Friday, March 15, 2013

March 16, 1863 (Wednesday): Harper's Ferry Revisited

Remnants of Fort Duncan (

March 16, 1863. 
Lieutenant Colonel W. D. WHIPPLE,
Assistant Adjutant-General, Baltimore:
    COLONEL: I have the honor to communicate, for the information of the general commanding, my opinion of the defenses in and about Harper's Ferry.  Having carefully examined them, I am convinced they are inefficient for the purposes intended, so far as I understand what those purposes are. Bolivar Heights, the key to this post, a position of great strength, commanding one of the main approaches, is without works for guns of any caliber. It is true the guns of Fort Duncan, on the Maryland side, command these heights and the entire length of their crest, the nearest point being 1,250 yards, and the most distant only 2,900 from that work. These heights are commanded, and would be enfiladed, by enemy's batteries from Loudoun Heights, on the opposite side of the Shenandoah, could batteries be established there. But our guns on Maryland [Heights] so completely command Loudoun [Heights] that it may be regarded as altogether impracticable for those heights to be held by an enemy while Maryland Heights are in our possession. This condition of defenses is such that an enterprising enemy can easily possess themselves of Bolivar Heights, and hold them without serious damage from the guns of Fort Duncan by the construction of a few traverses for the protection of gunners, the labor of a single night. That position in the possession of an enemy of sufficient force to attempt the capture of this place by seige or coup de main, would compel the withdrawal of our troops to the Maryland side. There the natural difficulties of attack and the strength of our works would secure small forces against five times their numbers.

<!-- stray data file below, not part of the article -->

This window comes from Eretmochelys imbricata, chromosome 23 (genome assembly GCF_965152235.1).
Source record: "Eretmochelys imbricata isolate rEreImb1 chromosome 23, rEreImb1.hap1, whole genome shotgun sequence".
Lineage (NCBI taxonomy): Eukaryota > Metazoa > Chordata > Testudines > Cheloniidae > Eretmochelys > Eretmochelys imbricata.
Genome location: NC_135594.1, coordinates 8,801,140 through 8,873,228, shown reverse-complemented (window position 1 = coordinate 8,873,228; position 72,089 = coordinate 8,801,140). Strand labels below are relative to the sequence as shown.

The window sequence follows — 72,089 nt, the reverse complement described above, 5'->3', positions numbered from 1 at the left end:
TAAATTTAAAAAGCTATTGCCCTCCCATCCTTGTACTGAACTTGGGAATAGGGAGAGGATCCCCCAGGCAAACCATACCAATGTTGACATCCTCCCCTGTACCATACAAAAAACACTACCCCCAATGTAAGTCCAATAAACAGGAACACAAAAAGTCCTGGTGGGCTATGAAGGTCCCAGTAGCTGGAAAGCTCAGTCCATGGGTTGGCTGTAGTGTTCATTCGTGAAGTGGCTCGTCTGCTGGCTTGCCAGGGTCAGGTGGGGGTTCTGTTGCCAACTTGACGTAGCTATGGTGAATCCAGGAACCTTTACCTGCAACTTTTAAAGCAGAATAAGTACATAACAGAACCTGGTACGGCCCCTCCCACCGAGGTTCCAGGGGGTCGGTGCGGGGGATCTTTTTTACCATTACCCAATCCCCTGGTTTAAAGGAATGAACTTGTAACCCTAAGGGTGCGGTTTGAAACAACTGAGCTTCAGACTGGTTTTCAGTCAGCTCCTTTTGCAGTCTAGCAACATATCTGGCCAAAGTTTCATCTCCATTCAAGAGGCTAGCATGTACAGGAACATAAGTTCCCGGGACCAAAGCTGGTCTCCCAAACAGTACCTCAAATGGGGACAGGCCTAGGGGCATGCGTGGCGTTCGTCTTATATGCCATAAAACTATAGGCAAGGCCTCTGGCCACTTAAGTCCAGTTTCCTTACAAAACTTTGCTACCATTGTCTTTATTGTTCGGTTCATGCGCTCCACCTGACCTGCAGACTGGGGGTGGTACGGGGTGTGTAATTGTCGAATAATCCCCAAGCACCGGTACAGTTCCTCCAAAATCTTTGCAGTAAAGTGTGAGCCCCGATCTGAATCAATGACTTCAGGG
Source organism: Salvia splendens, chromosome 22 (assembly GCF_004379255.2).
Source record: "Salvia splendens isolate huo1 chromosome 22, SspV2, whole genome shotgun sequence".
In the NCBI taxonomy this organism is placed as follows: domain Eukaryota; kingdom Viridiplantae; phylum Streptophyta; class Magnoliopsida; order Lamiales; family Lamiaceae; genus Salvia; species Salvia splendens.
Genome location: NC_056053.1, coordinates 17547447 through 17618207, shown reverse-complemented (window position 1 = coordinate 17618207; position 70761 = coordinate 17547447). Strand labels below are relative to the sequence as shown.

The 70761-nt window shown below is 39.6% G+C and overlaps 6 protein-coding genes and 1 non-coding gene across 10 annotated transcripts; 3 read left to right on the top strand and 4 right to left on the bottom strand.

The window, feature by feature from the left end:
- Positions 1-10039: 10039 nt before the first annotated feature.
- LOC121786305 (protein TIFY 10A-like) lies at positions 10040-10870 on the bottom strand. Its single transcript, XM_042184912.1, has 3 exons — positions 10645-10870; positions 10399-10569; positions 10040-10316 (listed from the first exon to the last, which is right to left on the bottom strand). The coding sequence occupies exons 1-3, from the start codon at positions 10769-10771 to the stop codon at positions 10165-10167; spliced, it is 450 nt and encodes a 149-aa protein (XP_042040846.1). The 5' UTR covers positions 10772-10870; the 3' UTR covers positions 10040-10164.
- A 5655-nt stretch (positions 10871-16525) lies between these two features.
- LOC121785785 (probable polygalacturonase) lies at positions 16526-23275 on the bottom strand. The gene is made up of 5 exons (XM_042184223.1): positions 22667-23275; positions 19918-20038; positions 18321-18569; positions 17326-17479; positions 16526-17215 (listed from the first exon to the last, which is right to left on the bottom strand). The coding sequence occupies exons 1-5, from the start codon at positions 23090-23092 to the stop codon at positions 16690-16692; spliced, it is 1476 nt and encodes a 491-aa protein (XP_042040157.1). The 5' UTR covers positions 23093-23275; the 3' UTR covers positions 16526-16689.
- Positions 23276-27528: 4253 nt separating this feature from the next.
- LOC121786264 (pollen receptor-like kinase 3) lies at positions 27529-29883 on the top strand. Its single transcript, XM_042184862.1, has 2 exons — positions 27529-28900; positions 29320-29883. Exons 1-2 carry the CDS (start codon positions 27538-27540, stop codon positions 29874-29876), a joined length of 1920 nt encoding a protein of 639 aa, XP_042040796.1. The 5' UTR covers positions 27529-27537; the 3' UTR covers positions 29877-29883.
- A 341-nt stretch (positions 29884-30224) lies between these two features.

We should have, then, the singular spectacle of a place commanded by two contending armies while neither can hold or occupy it. The bridge and the railroad would then fall into the power of the enemy, and by night enterprise of small parties could be destroyed. It would be impossible for the forces on Maryland Heights to prevent such destruction.
     If, as I suppose, one of the main purposes of holding Harper's Ferry and the erection of the defenses already made here is to protect the Baltimore and Ohio Railroad, it seems to me certain that such intention may be defrauded, because of the failure to fortify Bolivar Heights, the main key and strength of this position on the Virginia side. If, in fact, Harper's Ferry is of any considerable military importance, either for the protection of the railroad, to hold Maryland from invasion, or as an exterior defense to aid Washington, and is to be held at any cost, I conceive it to be essential to fortify strongly Bolivar Heights.
       With these views, I ask the major-general commanding the department to order an experienced engineer officer to report to me without delay, to plan defenses for Bolivar Heights, to superintend their construction, and to determine the number and caliber of guns needed to arm them.
     I am, colonel, very respectfully, your obedient servant,

    B. S. ROBERTS,
    Brigadier-General, Commanding.

Official Records, Series I., Vol. 25, Part 2, Pages 141-142.

Roberts was the New York state geologist before the war, worked on construction of the St. Petersburg to Moscow railroad, practiced law, and fought in the Mexican War.  He finished 53rd of 56 in the West Point Class of 1835.  Here he grasps the essential point regarding Harper's Ferry.  It could be taken but not held for an extended period.

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